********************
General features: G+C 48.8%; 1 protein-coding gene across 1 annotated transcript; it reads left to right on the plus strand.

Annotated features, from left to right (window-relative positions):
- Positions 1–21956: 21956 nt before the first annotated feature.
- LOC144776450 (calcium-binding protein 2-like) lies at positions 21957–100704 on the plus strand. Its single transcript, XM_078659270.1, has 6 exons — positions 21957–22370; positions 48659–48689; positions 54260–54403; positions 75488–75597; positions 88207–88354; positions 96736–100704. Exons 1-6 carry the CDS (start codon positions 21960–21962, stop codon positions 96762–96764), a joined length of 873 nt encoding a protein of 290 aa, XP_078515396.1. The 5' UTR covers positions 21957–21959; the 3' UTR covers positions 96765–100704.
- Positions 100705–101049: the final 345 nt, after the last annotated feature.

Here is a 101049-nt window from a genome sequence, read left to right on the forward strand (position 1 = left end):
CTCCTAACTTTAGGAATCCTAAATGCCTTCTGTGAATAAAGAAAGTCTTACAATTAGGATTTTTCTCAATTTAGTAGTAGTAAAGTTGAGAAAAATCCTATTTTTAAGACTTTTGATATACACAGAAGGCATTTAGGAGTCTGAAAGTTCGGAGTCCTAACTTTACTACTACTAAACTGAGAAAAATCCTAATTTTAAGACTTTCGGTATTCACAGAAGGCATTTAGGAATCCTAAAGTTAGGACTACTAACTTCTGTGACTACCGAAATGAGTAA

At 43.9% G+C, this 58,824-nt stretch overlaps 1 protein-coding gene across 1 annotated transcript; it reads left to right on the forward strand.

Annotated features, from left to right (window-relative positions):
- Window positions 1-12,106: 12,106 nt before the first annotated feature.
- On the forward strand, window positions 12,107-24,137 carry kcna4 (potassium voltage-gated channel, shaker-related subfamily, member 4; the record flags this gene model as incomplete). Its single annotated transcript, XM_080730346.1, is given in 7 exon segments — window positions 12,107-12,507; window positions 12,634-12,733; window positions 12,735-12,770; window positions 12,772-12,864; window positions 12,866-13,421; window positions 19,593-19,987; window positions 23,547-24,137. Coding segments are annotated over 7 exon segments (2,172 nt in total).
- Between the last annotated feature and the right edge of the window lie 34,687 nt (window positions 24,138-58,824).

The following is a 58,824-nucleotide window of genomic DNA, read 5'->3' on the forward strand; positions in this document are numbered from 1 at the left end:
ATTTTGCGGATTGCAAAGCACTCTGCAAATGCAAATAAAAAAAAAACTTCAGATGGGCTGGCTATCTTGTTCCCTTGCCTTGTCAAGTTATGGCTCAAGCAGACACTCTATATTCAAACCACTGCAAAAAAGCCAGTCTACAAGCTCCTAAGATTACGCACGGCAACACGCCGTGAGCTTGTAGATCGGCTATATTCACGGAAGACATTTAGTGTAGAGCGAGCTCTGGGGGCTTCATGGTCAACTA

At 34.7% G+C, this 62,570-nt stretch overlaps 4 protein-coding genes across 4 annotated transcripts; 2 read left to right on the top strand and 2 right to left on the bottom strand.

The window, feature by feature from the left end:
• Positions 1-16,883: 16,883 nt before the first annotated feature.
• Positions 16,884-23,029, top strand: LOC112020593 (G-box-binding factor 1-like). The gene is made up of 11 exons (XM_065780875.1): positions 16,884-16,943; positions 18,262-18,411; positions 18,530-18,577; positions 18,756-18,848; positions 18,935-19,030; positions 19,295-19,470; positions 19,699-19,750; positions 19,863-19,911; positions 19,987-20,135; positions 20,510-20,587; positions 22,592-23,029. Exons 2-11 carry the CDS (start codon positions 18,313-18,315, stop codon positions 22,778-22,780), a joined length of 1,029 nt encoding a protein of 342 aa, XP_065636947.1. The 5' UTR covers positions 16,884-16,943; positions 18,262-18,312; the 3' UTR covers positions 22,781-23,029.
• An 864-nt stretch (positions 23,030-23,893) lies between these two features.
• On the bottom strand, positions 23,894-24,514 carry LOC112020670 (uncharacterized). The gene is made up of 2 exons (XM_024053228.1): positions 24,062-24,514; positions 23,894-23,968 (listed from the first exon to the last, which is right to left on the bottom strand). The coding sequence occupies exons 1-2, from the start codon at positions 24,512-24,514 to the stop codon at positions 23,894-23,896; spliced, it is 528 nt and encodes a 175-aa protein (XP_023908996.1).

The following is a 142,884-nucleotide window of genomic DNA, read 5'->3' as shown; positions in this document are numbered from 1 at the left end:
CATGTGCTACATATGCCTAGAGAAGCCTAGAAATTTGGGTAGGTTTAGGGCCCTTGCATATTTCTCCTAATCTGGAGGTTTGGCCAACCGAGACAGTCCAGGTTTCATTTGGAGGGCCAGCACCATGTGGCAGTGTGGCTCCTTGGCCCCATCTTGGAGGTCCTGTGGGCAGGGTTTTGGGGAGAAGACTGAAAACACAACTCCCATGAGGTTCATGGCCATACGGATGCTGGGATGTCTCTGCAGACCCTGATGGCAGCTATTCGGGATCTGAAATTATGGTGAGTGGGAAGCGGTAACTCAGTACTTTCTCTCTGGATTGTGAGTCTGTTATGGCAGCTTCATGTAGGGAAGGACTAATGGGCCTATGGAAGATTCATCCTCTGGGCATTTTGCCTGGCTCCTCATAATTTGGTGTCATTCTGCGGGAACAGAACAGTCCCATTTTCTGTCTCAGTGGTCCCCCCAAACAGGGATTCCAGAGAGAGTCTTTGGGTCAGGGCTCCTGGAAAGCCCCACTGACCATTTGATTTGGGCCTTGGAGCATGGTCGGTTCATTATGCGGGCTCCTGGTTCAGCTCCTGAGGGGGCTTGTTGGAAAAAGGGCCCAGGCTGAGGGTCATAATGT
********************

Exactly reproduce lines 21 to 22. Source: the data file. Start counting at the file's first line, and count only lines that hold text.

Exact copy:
The following is a 142,884-nucleotide window of genomic DNA, read 5'->3' as shown; positions in this document are numbered from 1 at the left end:
CATGTGCTACATATGCCTAGAGAAGCCTAGAAATTTGGGTAGGTTTAGGGCCCTTGCATATTTCTCCTAATCTGGAGGTTTGGCCAACCGAGACAGTCCAGGTTTCATTTGGAGGGCCAGCACCATGTGGCAGTGTGGCTCCTTGGCCCCATCTTGGAGGTCCTGTGGGCAGGGTTTTGGGGAGAAGACTGAAAACACAACTCCCATGAGGTTCATGGCCATACGGATGCTGGGATGTCTCTGCAGACCCTGATGGCAGCTATTCGGGATCTGAAATTATGGTGAGTGGGAAGCGGTAACTCAGTACTTTCTCTCTGGATTGTGAGTCTGTTATGGCAGCTTCATGTAGGGAAGGACTAATGGGCCTATGGAAGATTCATCCTCTGGGCATTTTGCCTGGCTCCTCATAATTTGGTGTCATTCTGCGGGAACAGAACAGTCCCATTTTCTGTCTCAGTGGTCCCCCCAAACAGGGATTCCAGAGAGAGTCTTTGGGTCAGGGCTCCTGGAAAGCCCCACTGACCATTTGATTTGGGCCTTGGAGCATGGTCGGTTCATTATGCGGGCTCCTGGTTCAGCTCCTGAGGGGGCTTGTTGGAAAAAGGGCCCAGGCTGAGGGTCATAATGT